20 Projectile Altitude and Range Without air drag speed lost while going up equals speed gained while coming down; time going up equals time coming down. (It takes 4 seconds to go up and 4 seconds to come down)

21 The effect of air drag on Projectiles Air drag is a major factor for high speed projectiles. The result is both range and altitude are less.

22 The effect of air drag on Projectiles A baseball could be hit about 6 times the ideal range on the moon because of no air drag and gravity is 1/6 that of earth.

23 Satellites If a cannon fires a cannonball so fast that its curved path matches the curvature of the earth, (without air drag) it would become a satellite. Any satellite is simply an object that is moving fast enough to continually fall around the earth

24 Throw a stone any speed and 1 second later it falls 5 meters below where it would have been if there was no gravity.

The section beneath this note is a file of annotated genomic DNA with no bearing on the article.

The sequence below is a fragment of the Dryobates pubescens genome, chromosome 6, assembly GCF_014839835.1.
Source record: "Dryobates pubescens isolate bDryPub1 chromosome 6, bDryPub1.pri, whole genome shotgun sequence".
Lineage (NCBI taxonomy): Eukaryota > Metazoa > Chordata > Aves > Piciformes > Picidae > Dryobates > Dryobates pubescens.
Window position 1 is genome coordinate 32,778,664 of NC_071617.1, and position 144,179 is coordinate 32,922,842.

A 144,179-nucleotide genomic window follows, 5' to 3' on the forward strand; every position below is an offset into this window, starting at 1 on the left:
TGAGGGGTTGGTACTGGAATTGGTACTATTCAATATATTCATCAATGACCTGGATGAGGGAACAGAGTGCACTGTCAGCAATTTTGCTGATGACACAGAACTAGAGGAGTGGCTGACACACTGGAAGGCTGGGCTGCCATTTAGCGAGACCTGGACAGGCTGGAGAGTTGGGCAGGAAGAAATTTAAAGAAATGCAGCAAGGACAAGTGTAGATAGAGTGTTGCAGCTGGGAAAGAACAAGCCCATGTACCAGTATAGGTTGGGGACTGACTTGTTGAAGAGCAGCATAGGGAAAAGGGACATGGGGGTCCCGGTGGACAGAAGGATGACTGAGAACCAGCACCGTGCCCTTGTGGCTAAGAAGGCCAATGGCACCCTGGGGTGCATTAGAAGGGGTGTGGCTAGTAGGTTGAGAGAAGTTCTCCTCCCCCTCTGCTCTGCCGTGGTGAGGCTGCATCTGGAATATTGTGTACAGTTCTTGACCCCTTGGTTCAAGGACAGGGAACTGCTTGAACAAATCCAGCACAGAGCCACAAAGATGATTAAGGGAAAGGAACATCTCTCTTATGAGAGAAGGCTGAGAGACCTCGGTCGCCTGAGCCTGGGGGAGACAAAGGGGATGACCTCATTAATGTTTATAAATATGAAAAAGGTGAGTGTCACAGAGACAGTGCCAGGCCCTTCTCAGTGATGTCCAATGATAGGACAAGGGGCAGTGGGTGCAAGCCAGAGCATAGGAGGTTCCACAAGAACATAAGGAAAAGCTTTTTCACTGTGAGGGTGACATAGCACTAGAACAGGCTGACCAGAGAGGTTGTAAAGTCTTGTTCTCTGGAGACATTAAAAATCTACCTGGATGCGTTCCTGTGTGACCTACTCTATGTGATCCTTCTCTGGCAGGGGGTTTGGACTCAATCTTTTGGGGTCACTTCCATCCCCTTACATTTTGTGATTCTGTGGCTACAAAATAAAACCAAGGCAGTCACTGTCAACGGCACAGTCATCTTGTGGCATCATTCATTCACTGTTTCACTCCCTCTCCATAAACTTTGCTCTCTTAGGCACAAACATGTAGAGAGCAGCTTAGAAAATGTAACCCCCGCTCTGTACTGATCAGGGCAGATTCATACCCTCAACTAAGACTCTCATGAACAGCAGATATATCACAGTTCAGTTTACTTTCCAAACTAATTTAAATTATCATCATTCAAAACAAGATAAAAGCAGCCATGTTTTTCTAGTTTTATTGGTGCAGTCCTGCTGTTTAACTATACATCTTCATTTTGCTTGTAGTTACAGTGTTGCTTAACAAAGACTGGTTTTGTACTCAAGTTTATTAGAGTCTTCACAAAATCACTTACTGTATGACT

25 To be a satellite the objects horizontal velocity must be great enough for its falling distance to match the curvature of the earth.

26 The earth’s curvature drops a vertical distance of 5 meters for each 8000 meters tangent. (not to scale) If you were floating in a calm ocean only be able to see a 5 m mast on ship that was 8000 meters (8km) away. We live on a round earth.

27 Earth Satellites A satellite is a projectile that is traveling fast enough that covers a horizontal distance of 8km during 1 second. This speed would allow it to follow the curvature of the earth. The speed is 29,000 km/h or 18,000 mi/h

28 Earth Satellites At these high speeds atmospheric friction would incinerate a projectile. This is what occurs with meteorites the size of sand particles, (falling stars). This is the reason satellites like the space shuttle are launched to altitudes of 150 km to get above the atmosphere.